We fought not with weapons, but with the weapons of charity, of culture, of dialogue. We made an appeal to the conscience of our opponents. We did not want to call them enemies, even in difficult times. Even when in Poland the Communists killed our people. I think of Father Jerzy Popieluszko, I think that his cause of beatification is now ongoing. 

And John Paul II always said: We must respect every man. We must make an appeal to conscience. Weapons do not shoot by themselves. They need men. And if men are not convinced that they are facing an aggression, if men are called to make use of their moral sense, then these men will become our brothers. 

And so, we had a miracle. The Communist regime fell down without blood. Perhaps it would have fallen also without John Paul II. But it would have fallen in a civil war from the Baltic Sea to the Adriatic Sea. A civil war that might have easily triggered the Third World War and nuclear war.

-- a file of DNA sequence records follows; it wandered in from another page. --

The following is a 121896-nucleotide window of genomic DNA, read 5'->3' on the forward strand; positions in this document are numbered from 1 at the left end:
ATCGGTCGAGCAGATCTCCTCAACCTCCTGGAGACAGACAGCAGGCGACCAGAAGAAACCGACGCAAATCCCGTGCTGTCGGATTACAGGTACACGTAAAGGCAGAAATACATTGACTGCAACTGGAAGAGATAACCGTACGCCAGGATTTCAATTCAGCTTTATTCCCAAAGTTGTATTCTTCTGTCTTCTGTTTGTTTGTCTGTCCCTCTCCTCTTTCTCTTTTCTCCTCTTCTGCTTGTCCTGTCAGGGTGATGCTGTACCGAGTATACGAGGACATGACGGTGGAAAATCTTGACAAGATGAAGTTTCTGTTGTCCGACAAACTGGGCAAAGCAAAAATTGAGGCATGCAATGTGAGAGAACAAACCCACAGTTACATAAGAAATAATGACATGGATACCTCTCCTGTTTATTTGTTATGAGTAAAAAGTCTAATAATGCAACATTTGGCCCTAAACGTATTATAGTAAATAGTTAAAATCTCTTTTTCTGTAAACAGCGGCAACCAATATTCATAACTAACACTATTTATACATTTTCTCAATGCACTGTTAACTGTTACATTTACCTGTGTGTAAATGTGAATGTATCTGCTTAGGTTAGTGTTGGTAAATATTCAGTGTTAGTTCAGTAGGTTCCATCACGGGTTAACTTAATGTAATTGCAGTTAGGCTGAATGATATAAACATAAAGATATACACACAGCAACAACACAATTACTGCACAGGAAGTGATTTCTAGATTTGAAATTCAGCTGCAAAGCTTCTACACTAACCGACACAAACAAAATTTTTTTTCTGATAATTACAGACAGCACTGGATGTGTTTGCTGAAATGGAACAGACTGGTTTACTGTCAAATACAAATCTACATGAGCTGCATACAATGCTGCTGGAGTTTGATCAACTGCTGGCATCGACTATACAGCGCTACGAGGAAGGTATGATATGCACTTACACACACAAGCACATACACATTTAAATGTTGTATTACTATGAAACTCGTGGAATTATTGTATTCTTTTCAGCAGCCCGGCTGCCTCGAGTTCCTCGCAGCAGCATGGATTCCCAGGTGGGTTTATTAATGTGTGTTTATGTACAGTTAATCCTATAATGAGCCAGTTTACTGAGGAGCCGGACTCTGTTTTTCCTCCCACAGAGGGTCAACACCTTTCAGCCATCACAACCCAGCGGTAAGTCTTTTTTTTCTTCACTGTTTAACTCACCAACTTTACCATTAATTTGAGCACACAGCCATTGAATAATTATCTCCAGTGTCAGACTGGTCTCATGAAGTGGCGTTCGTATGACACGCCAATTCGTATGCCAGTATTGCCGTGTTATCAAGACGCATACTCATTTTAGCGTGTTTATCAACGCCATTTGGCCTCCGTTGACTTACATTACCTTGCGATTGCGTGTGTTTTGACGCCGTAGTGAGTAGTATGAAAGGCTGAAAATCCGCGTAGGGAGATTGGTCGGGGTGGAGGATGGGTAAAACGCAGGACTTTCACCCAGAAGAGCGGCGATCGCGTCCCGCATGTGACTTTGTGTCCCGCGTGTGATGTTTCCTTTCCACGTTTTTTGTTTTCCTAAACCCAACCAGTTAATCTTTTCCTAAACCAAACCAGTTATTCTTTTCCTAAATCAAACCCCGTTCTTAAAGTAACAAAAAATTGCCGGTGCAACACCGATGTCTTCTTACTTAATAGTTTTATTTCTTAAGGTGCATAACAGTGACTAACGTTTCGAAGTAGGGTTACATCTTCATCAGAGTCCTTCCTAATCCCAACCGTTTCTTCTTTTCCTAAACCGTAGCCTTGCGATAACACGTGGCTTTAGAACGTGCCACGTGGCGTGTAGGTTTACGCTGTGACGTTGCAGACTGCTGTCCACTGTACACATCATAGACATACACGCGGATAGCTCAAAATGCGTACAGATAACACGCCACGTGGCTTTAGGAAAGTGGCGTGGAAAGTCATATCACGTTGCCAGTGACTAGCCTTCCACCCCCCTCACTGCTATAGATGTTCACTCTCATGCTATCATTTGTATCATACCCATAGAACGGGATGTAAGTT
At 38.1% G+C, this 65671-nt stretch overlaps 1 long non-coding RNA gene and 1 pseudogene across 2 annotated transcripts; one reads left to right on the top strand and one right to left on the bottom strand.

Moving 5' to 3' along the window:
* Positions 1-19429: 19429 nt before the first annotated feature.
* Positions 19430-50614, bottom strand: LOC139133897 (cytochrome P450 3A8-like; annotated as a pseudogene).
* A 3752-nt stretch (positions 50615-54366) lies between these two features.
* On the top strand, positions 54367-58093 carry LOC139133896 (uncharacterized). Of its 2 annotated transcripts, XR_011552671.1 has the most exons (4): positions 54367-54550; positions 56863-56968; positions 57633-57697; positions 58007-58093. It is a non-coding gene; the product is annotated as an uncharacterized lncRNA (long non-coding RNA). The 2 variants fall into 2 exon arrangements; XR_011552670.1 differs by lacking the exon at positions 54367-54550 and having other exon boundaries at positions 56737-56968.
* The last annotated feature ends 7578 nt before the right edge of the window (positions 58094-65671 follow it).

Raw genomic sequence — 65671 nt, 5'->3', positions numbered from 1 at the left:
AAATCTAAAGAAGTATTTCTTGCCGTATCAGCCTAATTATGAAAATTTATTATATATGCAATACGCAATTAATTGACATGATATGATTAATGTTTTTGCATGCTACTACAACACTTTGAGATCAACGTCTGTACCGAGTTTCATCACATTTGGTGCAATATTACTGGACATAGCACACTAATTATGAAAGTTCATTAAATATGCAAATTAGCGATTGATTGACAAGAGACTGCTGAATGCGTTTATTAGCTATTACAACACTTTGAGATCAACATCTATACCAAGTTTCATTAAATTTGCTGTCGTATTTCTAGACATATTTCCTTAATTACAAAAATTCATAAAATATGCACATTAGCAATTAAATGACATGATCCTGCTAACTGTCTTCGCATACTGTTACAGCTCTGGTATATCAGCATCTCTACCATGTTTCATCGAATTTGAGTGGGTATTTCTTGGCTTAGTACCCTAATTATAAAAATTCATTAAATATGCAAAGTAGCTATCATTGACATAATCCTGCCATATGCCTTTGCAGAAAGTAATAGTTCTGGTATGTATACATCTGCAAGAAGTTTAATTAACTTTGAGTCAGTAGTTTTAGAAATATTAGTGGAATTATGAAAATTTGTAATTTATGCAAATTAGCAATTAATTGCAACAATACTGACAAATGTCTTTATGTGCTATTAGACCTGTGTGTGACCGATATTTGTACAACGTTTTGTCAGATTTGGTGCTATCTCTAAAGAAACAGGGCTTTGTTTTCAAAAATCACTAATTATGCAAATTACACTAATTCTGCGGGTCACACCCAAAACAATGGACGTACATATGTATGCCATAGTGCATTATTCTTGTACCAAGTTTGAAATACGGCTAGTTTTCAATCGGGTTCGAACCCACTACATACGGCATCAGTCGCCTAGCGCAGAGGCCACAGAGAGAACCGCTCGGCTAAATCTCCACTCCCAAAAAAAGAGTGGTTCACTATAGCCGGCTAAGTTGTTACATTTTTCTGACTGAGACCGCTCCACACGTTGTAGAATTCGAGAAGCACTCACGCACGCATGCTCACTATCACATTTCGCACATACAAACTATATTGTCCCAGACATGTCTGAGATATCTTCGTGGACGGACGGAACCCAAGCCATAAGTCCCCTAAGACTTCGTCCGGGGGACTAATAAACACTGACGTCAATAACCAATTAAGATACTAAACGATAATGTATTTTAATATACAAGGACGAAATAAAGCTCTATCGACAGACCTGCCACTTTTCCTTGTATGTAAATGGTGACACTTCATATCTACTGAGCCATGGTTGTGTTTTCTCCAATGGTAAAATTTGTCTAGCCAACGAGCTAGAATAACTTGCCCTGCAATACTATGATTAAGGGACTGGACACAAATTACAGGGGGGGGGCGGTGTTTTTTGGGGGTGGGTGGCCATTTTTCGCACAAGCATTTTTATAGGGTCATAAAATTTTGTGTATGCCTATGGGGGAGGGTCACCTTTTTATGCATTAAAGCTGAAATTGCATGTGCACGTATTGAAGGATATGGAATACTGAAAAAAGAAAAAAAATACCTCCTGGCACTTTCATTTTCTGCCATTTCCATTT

And I think this was a miracle. The real first great miracle of the pontiff John Paul II. And this is the end of an historical epoch.

Some people oppose John Paul II to Pope Francis, and they do not understand that John Paul II stands at the end of a historic epoch, and then a new historical epoch begins, and we cannot continue in a historical epoch that is over. And that explains many of the differences or these pontificates. 

Within the same fundamental inspiration, popes are like orchestra directors. They can put different accents, but the music is the same. Take, I don’t know, Manfred Honeck, a friend of mine, and Barenboim. They are two great orchestral directors and they put different accents. But when they play the Fifth Symphony of Beethoven, the symphony does not belong neither to Honeck, nor to Barenboim. It belongs to Beethoven, and so the music of the life of the Church belongs to God.